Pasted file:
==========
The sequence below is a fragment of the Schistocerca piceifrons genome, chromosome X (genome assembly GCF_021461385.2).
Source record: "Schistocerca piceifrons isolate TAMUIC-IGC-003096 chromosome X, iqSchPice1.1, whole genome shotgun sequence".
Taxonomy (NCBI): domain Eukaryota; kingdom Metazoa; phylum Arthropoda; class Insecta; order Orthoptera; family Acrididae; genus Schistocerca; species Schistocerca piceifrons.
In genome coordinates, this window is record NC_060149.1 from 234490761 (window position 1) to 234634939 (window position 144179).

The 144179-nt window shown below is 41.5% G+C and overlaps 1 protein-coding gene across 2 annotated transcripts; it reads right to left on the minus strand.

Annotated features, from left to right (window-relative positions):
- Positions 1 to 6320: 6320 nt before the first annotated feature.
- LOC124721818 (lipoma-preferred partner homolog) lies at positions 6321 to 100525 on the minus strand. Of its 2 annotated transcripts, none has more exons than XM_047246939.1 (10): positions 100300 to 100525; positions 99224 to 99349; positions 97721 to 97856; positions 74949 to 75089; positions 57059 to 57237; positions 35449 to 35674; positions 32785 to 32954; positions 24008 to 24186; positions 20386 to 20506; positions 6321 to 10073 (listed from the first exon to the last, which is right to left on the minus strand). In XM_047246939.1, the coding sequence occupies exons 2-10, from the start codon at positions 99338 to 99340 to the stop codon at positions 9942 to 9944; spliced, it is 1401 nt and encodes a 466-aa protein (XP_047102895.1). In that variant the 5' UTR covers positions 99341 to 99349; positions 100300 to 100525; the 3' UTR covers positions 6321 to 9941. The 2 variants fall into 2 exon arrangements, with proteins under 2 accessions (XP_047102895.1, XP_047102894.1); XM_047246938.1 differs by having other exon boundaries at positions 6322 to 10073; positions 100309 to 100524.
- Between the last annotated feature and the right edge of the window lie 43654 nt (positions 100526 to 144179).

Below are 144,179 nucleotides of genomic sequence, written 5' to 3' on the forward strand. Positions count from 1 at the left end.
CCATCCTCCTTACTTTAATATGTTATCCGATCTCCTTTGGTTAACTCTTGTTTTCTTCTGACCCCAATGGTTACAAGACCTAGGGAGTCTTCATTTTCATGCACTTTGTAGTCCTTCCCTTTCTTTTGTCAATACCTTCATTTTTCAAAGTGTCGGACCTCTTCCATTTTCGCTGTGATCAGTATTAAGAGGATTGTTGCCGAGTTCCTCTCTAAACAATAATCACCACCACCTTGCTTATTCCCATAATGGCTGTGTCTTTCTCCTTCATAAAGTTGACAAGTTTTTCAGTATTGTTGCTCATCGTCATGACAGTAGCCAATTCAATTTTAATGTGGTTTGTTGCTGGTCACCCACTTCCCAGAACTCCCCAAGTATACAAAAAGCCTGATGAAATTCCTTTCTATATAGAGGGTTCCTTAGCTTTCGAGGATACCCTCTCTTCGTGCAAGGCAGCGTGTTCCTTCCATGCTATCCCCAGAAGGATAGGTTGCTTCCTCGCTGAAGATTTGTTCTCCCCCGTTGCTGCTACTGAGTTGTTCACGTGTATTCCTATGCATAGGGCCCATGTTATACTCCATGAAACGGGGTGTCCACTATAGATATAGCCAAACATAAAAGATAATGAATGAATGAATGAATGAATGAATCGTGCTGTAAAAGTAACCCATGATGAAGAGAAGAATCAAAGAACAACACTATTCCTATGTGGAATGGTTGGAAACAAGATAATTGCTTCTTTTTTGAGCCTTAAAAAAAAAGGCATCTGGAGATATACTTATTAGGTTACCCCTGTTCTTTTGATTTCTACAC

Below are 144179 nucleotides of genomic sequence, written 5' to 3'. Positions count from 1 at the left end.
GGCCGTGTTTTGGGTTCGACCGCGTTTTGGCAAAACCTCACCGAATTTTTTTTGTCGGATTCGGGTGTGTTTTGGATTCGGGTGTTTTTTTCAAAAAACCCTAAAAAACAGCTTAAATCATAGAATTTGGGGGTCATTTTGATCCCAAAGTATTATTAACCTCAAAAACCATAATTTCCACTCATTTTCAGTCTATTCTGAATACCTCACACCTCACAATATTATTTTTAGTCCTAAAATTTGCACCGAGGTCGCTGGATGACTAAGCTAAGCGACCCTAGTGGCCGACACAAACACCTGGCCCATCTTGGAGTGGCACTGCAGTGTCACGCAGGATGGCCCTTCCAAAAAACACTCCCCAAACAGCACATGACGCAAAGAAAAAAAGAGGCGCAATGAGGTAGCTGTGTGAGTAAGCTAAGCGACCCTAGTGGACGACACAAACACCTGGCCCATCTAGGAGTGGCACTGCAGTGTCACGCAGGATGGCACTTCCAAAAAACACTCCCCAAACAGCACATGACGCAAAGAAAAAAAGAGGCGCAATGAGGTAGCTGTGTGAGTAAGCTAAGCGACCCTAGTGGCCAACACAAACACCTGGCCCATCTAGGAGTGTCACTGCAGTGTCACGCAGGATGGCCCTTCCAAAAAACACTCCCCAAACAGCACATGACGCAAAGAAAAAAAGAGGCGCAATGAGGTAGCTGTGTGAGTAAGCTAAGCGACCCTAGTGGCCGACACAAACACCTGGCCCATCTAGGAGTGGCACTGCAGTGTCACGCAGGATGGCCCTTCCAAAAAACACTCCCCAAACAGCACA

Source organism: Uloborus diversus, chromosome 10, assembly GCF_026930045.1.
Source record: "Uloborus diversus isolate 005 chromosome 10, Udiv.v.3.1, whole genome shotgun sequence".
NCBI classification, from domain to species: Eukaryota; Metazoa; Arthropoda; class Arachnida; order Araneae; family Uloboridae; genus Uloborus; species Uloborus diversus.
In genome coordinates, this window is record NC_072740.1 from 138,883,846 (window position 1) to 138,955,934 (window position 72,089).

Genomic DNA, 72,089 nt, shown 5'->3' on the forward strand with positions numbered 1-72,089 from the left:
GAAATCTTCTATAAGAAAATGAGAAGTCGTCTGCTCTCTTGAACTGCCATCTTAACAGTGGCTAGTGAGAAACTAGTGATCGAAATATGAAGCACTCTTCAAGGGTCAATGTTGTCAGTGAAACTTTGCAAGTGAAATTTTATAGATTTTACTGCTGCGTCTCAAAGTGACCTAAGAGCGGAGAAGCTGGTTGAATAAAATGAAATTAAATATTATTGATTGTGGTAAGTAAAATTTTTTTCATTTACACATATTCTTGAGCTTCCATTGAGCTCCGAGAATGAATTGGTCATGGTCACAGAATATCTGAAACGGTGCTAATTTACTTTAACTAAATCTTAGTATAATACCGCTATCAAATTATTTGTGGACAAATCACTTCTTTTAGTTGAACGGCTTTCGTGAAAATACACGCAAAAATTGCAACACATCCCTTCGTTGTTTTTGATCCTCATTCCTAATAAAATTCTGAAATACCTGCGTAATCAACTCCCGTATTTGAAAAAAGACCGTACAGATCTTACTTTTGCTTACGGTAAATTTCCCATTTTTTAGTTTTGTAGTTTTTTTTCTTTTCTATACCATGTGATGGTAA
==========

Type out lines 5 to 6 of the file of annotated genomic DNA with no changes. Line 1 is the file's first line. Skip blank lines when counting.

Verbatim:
The 144179-nt window shown below is 41.5% G+C and overlaps 1 protein-coding gene across 2 annotated transcripts; it reads right to left on the minus strand.

Annotated features, from left to right (window-relative positions):